The primary reference is 時代別国語大辞典：上代編 by 三省堂. It contains only words that may be found in the Old Japanese lexicon; later words and meanings are not recorded here. This is fundamental for any researcher of OJ. It is expensive, but used copies may be found for much less. 甲乙 sounds are marked with a bar to the left or right of the appropriate kana.
The 13-volume 日本国語大辞典 also lists 甲乙 distinctions, but it contains words (and meanings) from all periods of Japanese so will be of only limited use for OJ studies. This is more expensive and takes substantial space to store.
The more recent 4-volume 古語大鑑 is excellent with extensive quotations and notes, but only the first volume has so far been released. Keep an eye out for this in the near future. It focuses on vocabulary up to the 14th century.
If you only have a causal, non-professional interest, then 岩波古語辞典 is your best bet. It is quite a bit more comprehensive than other single volume dictionaries. Also to note is that one of the editors is the eminent Ōno Susumu. OJ words are listed in an ad-hoc romanization using diaeresis to mark one of 甲乙 pairs. If I remember correctly, it also uses f for ハ-sounds. I do not really care for this spelling, but it is easy enough to re-interpret as necessary. Do read the preface because it has some quarks, such as listing verbs in the 連用形 rather 終止形 in other dictionaries. (There is a good reason for this, though.)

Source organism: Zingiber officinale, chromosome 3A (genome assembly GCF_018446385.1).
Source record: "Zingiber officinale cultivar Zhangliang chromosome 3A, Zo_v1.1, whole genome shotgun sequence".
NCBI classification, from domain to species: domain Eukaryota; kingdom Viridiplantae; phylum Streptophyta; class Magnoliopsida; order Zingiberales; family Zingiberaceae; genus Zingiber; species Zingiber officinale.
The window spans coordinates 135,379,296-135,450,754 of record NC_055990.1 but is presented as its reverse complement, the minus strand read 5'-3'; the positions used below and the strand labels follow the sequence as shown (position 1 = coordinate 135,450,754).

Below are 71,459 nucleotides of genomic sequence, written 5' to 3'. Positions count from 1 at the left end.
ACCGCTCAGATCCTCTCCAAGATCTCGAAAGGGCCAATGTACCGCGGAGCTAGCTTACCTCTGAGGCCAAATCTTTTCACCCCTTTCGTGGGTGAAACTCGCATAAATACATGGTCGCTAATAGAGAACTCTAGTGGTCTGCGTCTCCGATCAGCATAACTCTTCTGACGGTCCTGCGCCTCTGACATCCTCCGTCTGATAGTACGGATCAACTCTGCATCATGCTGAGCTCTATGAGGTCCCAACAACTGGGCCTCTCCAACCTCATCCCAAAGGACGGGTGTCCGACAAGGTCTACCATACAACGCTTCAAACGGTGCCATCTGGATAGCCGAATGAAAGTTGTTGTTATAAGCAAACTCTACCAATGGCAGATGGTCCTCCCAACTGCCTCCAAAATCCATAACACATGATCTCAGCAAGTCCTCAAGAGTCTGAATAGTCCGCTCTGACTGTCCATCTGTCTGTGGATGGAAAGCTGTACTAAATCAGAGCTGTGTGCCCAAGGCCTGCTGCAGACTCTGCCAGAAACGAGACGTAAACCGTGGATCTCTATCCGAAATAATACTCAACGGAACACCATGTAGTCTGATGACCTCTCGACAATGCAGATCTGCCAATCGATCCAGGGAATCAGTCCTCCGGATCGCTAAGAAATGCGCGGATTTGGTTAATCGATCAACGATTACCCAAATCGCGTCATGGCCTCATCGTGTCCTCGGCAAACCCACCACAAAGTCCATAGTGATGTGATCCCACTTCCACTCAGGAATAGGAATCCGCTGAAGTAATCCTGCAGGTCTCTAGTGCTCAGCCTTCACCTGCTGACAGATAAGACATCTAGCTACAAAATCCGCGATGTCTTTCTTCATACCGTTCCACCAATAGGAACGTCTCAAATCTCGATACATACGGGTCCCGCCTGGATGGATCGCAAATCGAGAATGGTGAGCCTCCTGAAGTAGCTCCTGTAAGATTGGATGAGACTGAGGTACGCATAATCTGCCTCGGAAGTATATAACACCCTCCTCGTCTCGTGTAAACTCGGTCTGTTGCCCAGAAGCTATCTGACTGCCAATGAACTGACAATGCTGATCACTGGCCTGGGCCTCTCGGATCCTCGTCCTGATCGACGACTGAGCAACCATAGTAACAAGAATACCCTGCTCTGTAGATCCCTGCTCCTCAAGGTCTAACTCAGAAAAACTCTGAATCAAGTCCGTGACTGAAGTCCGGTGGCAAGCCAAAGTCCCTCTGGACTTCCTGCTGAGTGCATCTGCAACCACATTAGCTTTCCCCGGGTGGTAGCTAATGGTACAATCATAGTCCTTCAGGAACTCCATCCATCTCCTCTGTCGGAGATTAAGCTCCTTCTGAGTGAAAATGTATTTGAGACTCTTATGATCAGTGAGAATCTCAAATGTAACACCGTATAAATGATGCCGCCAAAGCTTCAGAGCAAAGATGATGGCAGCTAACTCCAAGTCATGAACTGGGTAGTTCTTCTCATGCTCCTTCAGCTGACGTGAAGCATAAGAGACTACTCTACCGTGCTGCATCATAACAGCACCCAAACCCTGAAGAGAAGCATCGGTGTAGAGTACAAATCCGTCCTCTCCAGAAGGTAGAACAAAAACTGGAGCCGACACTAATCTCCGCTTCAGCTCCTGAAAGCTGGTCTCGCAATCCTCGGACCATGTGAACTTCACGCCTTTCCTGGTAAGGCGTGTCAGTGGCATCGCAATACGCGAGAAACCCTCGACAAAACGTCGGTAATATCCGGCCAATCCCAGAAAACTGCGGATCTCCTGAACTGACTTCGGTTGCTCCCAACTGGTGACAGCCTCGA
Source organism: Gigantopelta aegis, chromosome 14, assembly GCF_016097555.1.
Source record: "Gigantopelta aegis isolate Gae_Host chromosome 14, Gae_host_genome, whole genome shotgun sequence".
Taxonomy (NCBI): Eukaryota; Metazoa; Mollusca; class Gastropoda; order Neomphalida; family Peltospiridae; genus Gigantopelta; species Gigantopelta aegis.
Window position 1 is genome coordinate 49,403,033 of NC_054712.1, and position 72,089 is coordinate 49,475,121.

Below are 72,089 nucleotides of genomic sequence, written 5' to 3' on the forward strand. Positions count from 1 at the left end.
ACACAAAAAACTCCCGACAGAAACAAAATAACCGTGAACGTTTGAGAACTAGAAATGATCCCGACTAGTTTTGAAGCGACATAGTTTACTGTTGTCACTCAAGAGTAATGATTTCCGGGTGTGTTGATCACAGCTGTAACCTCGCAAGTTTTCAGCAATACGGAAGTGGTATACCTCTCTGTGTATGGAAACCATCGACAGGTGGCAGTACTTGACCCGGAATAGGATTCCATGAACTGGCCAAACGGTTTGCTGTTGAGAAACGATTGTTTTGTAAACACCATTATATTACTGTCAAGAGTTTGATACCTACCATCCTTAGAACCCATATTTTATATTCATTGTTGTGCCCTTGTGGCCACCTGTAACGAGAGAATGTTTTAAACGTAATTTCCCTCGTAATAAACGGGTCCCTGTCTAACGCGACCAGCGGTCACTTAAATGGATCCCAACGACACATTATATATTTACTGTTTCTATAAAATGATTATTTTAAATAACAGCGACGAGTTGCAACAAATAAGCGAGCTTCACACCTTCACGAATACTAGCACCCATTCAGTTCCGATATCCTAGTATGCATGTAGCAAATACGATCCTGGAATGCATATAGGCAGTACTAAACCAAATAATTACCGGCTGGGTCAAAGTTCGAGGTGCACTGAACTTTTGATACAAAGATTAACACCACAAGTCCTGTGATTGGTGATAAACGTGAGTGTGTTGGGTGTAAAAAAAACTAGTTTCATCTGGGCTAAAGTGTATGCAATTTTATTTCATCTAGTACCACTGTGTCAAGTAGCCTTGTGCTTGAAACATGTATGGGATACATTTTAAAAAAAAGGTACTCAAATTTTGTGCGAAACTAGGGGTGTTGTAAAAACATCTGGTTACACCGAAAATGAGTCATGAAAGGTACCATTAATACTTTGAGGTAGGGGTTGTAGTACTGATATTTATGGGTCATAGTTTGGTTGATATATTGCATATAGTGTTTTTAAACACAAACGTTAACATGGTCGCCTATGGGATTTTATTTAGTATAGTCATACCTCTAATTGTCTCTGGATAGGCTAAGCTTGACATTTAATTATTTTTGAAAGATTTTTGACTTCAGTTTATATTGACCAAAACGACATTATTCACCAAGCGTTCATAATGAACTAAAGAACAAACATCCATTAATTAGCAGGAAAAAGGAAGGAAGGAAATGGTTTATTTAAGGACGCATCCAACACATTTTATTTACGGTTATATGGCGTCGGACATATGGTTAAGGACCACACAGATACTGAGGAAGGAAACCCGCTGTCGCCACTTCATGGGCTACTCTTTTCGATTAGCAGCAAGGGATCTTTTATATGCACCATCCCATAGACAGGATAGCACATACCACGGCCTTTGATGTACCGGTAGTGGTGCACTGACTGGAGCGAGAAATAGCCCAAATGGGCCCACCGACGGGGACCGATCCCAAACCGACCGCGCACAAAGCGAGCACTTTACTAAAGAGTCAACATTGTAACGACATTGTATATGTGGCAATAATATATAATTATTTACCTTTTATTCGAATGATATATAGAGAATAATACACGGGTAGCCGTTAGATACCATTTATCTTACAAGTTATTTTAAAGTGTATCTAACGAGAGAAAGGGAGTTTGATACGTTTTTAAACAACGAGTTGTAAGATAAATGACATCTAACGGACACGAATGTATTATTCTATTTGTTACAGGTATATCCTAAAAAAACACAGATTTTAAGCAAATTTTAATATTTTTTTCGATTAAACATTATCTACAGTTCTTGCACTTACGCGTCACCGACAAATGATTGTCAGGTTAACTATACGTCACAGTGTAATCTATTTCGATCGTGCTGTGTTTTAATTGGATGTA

That said, knowing if a syllable is a 甲 or 乙 is more a matter of spelling. Going from there to the "original pronunciation" is a more complicated matter. Like all historic or dead languages, no one knows what OJ sounded like. The best that can be done now is to reconstruct it based on available evidence. That study has advanced a significantly over the years to the point that we are quite confident about many issues. But do not forget that it is still a reconstruction, subject to change. If you desire more information on the subject, the most up to date and comprehensive analysis may be found in Old Japanese: A Phonetic Reconstruction by Marc Miyake.